Woodpeckers have used every post in this fence for acorn storage Bovine silhouette Ancient artifact
  
Blue oak triplets Ranch gate on Millerton Road Dramatic view in subdued colors
  
The rocks and the ridges Big Dry Creek lives up to the "big" part of its name The Academy Cemetery got it start in the 1860s

  

Mill Flat Camp
   
It's hard to believe this big, fast-moving stream is at its low water season Across the river, the Bear Wallow Trail, where I hiked in early January This little stream runs into Mill Flat Creek from the west
   
Climbing the easy rock Where he learned the fine art of sliding down The results of several slides
   
Another thing we learned - plants grow in cow poop  Rocky hill top across the canyon The living definition of a "Happy Camper"
  
Sycamore Creek
  
This moss-upholstered rock is good for resting - but not right after a big rain Hole of unknown origin The cows are extra-contented this year
  
The trail's origins as a road are obvious here Another tree that fell since my last visit - but not across the trail The live oaks are putting out new leaves
  
San Joaquin Gorge
      
Squaw Leap looms over the trail A closer look at the Big Burl Another gnarly old blue oak
    
Several varieties of moss thrive in this little creek New blue oak leaves glow in the sun Blue oaks lined up a long a drainage
       
Related Links
Bear Wallow Camp Pine Flat Lake Wren Peak Climb
Kings River Special Management Area Academy Town Academy Cemetery
The Dry Creeks of Fresno County Millerton Road Map Highway 168
Stomp Rocket Video Mill Flat Campground Kings River Special Management Area
San Joaquin River Trail Millerton Lake Sky Harbor Hiking
Pine Flat USACE Site Sycamore Creek Pine Flat Map
More San Joaquin Gorge Hikes San Joaquin River Gorge Special Recreation Management Area Squaw Leap
San Joaquin Gorge Photo Album
  

Previous Sycamore Creek Hikes

Solo April 2014 With Carolyn February 2015 Solo February 2016
Ramblers April 2016 Solo February 2017 With Teri & Sandy March 2017
    
 
Travel Reports
   
Before 2002     2002     2003     2004     2005     2006     2007     2008         2009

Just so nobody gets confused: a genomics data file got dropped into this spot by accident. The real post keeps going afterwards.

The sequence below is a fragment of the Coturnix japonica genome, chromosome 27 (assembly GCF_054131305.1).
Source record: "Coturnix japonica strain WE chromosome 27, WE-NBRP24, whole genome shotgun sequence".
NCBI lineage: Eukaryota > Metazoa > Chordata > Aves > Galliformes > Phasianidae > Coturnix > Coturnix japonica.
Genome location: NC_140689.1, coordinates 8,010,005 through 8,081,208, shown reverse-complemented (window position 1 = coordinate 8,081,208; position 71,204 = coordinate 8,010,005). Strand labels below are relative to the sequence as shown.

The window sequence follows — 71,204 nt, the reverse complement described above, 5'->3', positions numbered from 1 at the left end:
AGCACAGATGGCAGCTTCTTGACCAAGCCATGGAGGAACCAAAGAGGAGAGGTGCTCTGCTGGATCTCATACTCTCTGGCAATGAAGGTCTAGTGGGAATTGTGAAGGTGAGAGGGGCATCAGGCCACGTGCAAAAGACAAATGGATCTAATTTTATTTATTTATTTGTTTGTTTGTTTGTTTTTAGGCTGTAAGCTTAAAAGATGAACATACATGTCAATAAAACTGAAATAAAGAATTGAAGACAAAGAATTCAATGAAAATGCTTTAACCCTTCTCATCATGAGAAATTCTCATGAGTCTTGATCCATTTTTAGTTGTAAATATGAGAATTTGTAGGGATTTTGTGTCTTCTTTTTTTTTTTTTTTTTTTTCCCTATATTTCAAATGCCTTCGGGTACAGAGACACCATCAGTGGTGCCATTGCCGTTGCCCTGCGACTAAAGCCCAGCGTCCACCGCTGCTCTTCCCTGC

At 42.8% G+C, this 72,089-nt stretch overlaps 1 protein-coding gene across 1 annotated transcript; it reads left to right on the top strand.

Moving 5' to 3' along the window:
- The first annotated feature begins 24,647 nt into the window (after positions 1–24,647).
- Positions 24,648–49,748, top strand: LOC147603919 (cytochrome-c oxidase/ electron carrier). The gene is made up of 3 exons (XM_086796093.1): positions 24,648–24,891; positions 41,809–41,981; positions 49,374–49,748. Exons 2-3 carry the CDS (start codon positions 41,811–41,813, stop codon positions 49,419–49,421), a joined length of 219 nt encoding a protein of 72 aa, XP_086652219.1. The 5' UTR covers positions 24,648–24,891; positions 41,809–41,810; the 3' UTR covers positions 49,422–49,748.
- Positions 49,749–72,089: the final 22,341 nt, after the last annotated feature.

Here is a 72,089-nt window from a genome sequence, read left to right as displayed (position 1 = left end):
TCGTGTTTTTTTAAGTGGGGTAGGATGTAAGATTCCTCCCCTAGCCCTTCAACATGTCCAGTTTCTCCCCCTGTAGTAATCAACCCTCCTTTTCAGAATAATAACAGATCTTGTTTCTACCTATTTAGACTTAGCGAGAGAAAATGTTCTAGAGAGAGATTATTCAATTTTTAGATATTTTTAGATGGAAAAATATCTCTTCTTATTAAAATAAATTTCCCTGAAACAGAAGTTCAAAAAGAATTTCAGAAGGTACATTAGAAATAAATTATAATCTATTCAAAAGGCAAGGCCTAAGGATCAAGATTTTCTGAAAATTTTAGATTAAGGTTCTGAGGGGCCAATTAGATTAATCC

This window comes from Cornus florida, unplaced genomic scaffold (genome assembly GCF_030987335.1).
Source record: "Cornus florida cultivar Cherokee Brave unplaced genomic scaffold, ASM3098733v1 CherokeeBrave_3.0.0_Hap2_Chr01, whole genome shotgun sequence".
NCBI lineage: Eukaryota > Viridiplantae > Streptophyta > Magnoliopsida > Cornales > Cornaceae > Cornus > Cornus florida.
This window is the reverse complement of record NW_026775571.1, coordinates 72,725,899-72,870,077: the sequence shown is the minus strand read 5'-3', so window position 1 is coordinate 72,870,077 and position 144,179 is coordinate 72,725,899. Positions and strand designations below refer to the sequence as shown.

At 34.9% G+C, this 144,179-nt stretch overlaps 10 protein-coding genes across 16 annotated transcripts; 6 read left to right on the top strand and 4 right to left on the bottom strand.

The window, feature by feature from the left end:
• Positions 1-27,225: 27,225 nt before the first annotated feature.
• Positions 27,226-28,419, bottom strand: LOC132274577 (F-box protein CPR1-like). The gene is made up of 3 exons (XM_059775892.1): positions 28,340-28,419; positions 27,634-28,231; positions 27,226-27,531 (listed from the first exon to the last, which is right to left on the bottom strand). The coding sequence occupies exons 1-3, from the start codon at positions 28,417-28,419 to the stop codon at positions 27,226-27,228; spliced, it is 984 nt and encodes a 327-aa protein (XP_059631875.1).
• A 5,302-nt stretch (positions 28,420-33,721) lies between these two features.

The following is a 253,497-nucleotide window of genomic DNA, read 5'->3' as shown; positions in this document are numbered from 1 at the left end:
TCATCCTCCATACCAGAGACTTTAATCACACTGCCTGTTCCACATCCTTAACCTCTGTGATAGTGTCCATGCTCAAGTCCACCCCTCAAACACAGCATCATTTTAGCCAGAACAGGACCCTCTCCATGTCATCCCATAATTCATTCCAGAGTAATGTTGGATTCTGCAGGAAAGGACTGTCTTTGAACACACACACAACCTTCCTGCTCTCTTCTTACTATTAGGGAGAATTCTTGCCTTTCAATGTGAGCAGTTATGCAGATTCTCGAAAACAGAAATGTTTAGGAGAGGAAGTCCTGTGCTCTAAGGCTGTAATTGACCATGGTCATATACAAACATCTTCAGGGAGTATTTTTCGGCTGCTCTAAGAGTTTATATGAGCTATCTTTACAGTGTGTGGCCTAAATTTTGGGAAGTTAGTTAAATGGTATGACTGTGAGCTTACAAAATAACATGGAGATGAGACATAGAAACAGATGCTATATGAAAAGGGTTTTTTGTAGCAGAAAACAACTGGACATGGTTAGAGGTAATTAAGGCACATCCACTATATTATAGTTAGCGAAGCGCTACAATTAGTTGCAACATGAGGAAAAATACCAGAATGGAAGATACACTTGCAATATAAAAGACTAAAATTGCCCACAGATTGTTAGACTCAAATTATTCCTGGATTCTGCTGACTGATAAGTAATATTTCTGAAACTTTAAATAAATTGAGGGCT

2010    2011    2012     2013     2014     2015     2016     2017     2018    2019     Other

   
Before 2002
Early Trips Later Trips
Camping Trips Backpacking Trips
1961 Monterey Jazz Festival Bluegrass Odyssey
   
Multi-Year Compilations
Fresno Area Canal Walks Clovis Trail Walks
   
2002
Journey of 2002 (Ohio & Back) Logandale & Utah Parks 2002
   
2003
Arizona & Bluegrass on the River 2003 Grand Canyon & Logandale Bluegrass 2003
Parkfield & Huck Finn 2003 Early Frog Camps (2003-2005)
   
2004
Paso Robles & Parkfield 2004 Road Trip 2004 (Ohio & Back)
Bullhead City Bluegrass, Mesa, Superstition Bluegrass 2004 Bluegrass in the Foothills 2004
   
2005
Arizona-Southern California 2005 Huck Finn Bluegrass 2005
Morro Bay 2005 Stargazer Rock Camp 2005
Parkfield Bluegrass 2005    
   
2006
Huck Finn Bluegrass 2006 Las Vegas Commodore Expo 2006
Rock Creek Non-Camp Stargazer Rock Camp 2006
Parkfield Bluegrass 2006 Oregon 2006
Bluegrass in the Foothills 2006    
   
2007
Bullhead City, Bakersfield, Joshua Tree 2007 Frog Camp 2007
Eastern Sierra Journey 2007 Las Vegas Commodore Expo 2007
Stargazer Rock Camp 2007 Roundup #1
(Mother Lode; Kings Canyon, Yosemite)
Bluegrass in the Foothills 2007    
   
2008
Nevada-Arizona Hockey & Bluegrass 2008 Parkfield Bluegrass 2008
Frog Camp 2008 Las Vegas Commodore Expo 2008
Stargazer Rock Camp 2008 Bluegrass in the Foothills 2008
Hobbs Grove Festival 2008     
   
2009
Roundup 2009
Las Vegas, Mariposa, Table Mountain, Orange County
Frog Camp 2009 Southern Journey 2009
Parkfield Bluegrass 2009 Stargazer Rock Camp 2009
Bluegrass Tour 2009
Brown Barn, Plymouth, Hobbs Grove   
Hensley Lake Camp
   
2010
Mojave National Preserve & Havasu Bluegrass Roundup 2010
Hensley Reservoir, Mojave Preserve 2 & 3
Parkfield Bluegrass 2010 Lake Almanor & Mt. Lassen 2010
Las Vegas Expo Summergrass
   Brown Barn, Watsonville & Hobbs Grove
   
2011